Ross: Organ donor families finally get a chance to reconnect with the lives their loved ones saved
It was three years ago on this show that we ran an interview with a friend of mine, Jeff Siddqui, about his heart transplant; what it was like to go through a ten-hour operation and wake up 2 and a half days later with a stranger’s heart in your chest.
As he said at the time – definitely one of those things that call for a prayer before you go in:
“Essentially, I said, if it’s your will that I die, then I’m at peace with it,” Siddqui said. “But if I’m to survive help me help someone else as well.”
He also told me back then he was curious to know whose heart was now beating in his chest:
“I’m not told the gender, the age, or even the location from where the heart came,” Siddqui said. “All I know is it was a young person.”
A 22-year-old man, as it turned out.
What neither of us knew when Jeff’s interview aired in January of 2020 was that the donor’s mom, Corrie, was listening. She had lost her son in a motorcycle accident. He was an organ donor, and she had a hunch, so she sent a letter. Sure enough, it was her son’s heart keeping Jeff alive.
In April of 2020, Jeff and Corrie met – the only way it was safe – via Zoom:
“I daresay Cory and I would have met in person quite a long time ago,” Siddqui said. “But for this COVID business.”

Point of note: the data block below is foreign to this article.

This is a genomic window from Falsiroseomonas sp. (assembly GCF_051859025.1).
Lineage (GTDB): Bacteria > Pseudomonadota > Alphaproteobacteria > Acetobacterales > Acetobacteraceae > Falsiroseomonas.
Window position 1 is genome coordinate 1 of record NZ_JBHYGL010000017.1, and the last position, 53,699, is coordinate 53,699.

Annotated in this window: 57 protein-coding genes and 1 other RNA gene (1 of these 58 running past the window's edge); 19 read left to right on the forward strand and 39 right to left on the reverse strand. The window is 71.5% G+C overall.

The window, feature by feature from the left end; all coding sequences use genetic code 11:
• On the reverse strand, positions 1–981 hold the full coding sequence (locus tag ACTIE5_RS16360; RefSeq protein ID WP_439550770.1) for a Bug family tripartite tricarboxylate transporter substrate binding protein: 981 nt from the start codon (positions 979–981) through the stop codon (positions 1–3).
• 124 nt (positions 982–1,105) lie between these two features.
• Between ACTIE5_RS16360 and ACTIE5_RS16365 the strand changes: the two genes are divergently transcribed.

“If it was up to me in this, we weren’t in the middle of this COVID crisis we would have met already,” Corrie said. “I can’t wait for the opportunity to actually shake his hand, give him a hug.”
Well, yesterday, in Bellevue, Life Center NW held its annual Donation Celebration, where donor families and recipients gather to share stories and memories – they even have stethoscopes there to hear the hearts that still beat – and I can report to you that Corrie and Jeff were there to finally meet in person.
I was there to introduce Jeff’s speech to the group, but mostly I just sat there admiring the courage of so many families who at their worst moment wanted to turn their tragedy into a second chance at life for someone else.
I also got to meet Corrie; we talked a little about what she’d been through, and all I’ll say is that the world needs people with her kind of faith.
And that little red heart on their driver’s license.
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